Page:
There’s a shampoo and a conditioner, and a protein mask that you’re supposed to use between the shampoo and conditioner. I read somewhere that it’s really important to use conditioner of some kind after the protein treatment, otherwise it will eat your hair or something. I don’t know about all that, but I will say that I would never be able to get a comb through my locks after the growth treatment without the help of conditioner. The last item is a milky leave-in spray.

Application and Usage

The biggest complaint in the Amazon reviews was that it smelled bad. I don’t think I would have given the smell a second thought if I hadn’t read that though–it was perhaps a little stronger than other shampoo scents, but by no means did I find it gross or weird.

The protein growth treatment got used up the fastest. You’re supposed to use an egg-sized amount, and even that didn’t spread very far. Eventually I got a clue and starting using it, as well as the leave-in spray, on just my roots (the instructions say to apply all over, but come on, where does new hair come out?). The conditioner ran out before the shampoo because I was applying it all over instead of just on my ends like I normally would (I was scared of the protein treatment). The conditioner wasn’t particularly creamy–it was on the lightweight side if anything. I usually had to use an extra product post-shower to help detangle. #finehairproblems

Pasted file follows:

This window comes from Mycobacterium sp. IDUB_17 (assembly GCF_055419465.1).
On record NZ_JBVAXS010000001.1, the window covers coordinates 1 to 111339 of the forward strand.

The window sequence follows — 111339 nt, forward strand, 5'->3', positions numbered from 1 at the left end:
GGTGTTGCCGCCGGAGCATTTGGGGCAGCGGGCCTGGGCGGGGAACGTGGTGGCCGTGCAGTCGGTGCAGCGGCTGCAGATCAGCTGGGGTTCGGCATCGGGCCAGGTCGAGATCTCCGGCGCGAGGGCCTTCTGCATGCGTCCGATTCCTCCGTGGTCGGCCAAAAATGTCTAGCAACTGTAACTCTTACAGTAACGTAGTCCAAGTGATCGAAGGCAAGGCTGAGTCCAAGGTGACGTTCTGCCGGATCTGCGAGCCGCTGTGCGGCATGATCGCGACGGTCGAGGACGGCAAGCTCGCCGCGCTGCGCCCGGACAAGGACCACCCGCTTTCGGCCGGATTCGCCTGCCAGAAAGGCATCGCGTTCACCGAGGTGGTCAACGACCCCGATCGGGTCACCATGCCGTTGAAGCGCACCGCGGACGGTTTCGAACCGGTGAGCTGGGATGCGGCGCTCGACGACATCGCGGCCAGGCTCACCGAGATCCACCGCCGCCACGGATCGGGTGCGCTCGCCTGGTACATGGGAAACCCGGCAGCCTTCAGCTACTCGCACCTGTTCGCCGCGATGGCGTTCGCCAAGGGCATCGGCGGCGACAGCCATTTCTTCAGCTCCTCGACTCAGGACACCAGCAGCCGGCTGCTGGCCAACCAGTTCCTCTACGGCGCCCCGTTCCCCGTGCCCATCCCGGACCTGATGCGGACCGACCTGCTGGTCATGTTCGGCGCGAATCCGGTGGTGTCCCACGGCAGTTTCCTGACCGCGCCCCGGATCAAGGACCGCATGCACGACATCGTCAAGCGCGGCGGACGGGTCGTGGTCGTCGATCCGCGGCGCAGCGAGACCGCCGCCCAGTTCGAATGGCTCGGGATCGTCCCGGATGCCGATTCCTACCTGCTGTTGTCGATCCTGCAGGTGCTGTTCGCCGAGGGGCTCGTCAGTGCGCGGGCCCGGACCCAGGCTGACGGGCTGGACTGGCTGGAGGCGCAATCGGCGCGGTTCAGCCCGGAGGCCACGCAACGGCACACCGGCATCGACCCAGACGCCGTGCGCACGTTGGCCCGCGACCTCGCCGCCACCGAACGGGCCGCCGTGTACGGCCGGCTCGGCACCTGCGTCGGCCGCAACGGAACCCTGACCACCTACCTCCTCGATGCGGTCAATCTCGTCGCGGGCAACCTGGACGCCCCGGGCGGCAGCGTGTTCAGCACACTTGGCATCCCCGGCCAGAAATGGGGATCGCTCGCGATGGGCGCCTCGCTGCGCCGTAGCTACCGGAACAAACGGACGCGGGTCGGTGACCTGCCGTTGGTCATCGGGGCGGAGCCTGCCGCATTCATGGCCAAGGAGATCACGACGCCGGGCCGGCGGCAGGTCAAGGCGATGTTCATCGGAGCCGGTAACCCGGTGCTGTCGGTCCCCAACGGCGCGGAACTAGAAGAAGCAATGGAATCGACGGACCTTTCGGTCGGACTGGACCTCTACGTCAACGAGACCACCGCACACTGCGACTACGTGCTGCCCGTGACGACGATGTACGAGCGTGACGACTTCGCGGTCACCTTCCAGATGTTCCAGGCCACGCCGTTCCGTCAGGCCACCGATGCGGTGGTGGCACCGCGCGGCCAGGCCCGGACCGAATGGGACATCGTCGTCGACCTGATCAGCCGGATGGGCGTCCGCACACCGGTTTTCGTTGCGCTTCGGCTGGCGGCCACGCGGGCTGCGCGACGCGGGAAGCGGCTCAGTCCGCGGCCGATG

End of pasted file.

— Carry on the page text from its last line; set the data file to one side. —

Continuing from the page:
I still have at least half of the bottle of leave-in treatment left. So my review is based on complete use of three out of four products.

Does it work?

The part we all care about, right? So here’s the BEFORE shot, taken at the beginning of October.

Hair Before 2 fix

This is my hair at the end of my last bottle of shampoo and conditioner (it was Joico, if you care). Please do not judge my toothpaste splatters.